Better days for military recruiters
The economic downturn could make it easier to attract new recruits to the military, Defense officials said Friday as they announced that the Pentagon had met its 2008 recruiting goals.
Economic uncertainty and a declining job market are likely to make potential recruits and their parents more receptive to a pitch from the military, said David Chu, undersecretary of Defense for personnel and readiness.
“We do benefit when things look less positive in civil society,” Chu said. “That is a situation where more people are willing to give us a chance.”
Historically, military recruiting has been easier in periods of a weak economy and dim job prospects. If the recent financial turmoil translates into a deep recession and job losses, more high school graduates may consider military service, officials said Friday.
Chu said the military had no plans to adjust its pitch to potential recruits or to set higher enlistment goals.
Recruiters have struggled in recent years as wartime tours became lengthy, dangerous and frequent, and as parents and teachers steered young people away from the military.
But the active-duty and reserve forces met or exceeded their 12-month goals this year. In all, 185,000 people joined the active-duty military and 140,000 signed up for the reserves, the most since 2003.
This increase apparently came not because of the economy, but because causalities declined in Iraq and the Pentagon announced that combat tours would be reduced from 15 months to a year. It also followed efforts to beef up recruiting by offering bonuses and providing waivers to recruits who do not meet standards.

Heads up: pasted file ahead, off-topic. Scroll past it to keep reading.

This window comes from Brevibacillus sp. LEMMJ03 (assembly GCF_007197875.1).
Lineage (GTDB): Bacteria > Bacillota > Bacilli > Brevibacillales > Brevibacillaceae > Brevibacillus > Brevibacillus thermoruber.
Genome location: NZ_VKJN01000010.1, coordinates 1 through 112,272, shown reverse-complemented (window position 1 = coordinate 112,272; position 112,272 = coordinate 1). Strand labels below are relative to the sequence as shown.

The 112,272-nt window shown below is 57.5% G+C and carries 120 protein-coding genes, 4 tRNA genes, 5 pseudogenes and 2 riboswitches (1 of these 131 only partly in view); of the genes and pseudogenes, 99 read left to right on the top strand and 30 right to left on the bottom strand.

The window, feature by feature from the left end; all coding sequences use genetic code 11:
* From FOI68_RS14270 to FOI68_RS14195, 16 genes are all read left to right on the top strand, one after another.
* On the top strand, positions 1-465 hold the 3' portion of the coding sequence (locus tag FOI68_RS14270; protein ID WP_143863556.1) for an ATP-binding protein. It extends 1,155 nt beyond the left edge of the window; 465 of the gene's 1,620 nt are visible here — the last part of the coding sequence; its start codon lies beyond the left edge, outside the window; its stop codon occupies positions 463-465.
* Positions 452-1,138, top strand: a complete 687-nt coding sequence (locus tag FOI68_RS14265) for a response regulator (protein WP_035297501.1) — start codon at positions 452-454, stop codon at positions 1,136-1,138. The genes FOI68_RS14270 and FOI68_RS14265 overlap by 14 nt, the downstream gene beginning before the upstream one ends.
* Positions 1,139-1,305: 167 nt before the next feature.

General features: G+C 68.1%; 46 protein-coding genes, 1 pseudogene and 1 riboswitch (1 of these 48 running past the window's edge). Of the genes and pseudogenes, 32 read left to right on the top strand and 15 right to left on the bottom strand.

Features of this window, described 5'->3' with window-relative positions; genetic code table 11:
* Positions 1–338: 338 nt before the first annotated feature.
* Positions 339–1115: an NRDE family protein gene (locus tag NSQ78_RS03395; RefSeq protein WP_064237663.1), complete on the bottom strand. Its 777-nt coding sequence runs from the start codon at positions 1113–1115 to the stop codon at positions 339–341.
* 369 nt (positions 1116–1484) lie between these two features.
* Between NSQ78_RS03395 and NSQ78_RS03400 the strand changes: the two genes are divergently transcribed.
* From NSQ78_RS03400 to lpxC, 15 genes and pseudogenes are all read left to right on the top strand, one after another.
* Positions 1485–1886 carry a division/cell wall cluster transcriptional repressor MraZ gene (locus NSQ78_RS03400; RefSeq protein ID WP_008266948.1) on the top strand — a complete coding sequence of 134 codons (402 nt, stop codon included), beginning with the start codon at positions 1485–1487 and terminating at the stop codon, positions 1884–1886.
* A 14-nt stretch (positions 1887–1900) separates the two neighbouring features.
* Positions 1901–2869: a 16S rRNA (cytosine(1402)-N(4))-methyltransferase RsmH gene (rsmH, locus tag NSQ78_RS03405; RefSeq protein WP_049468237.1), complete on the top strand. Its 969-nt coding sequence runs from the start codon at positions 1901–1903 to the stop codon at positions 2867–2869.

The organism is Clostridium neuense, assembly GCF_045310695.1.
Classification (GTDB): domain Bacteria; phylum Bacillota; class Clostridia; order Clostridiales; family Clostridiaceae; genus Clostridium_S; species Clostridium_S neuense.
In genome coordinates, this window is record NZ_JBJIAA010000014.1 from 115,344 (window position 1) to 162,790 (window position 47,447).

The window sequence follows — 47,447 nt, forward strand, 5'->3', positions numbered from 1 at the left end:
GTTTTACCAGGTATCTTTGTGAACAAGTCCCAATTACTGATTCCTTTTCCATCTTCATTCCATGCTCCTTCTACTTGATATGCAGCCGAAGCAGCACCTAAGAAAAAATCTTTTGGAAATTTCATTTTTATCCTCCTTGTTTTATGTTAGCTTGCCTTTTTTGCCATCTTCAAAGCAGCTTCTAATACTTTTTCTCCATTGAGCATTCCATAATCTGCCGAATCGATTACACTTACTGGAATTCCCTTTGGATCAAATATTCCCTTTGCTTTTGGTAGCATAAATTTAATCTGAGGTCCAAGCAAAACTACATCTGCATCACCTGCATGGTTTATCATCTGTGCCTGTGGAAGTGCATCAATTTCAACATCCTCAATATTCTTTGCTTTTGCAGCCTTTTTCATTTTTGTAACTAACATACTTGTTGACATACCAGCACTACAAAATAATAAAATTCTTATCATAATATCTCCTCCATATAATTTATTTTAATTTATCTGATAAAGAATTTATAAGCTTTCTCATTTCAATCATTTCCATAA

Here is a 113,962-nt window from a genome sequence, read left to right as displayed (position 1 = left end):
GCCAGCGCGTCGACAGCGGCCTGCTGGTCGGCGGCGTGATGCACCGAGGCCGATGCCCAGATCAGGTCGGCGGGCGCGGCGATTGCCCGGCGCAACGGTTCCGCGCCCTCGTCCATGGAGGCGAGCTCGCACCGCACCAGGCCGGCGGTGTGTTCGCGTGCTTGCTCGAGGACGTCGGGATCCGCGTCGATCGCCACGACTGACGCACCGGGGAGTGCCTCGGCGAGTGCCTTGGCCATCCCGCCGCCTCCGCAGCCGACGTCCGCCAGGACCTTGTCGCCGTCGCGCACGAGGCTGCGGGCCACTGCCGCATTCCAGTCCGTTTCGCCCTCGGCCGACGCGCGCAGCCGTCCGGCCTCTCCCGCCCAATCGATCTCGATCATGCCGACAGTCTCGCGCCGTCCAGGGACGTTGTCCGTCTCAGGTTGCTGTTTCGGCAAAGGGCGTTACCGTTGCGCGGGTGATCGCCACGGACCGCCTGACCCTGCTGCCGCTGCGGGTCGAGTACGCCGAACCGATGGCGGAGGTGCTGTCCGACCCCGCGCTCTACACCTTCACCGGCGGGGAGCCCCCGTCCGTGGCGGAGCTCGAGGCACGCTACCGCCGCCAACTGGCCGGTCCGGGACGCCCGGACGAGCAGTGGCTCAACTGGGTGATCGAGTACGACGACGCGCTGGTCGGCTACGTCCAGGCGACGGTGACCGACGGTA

Officials said the improving recruitment and the declining economy were unlikely to result in a reduction in waivers, which are issued for health issues, criminal convictions, drug use and other reasons.
Maj. Gen. Thomas Bostick, head of the Army’s Recruiting Command, said the Army this year issued 372 waivers for felony convictions, down from 511 in 2007.
Bostick also said that the military was improving the percentage of high school graduates it enlisted. The Army has a goal of ensuring that 90% of recruits have high school diplomas. In 2008, 83% of active-duty recruits had graduated from high school, up from 79% the year before.
A recruit’s acknowledgment of past drug use is a major reason for waivers, Chu said. But he said that the declining economy was not likely to reduce teen drug experimentation.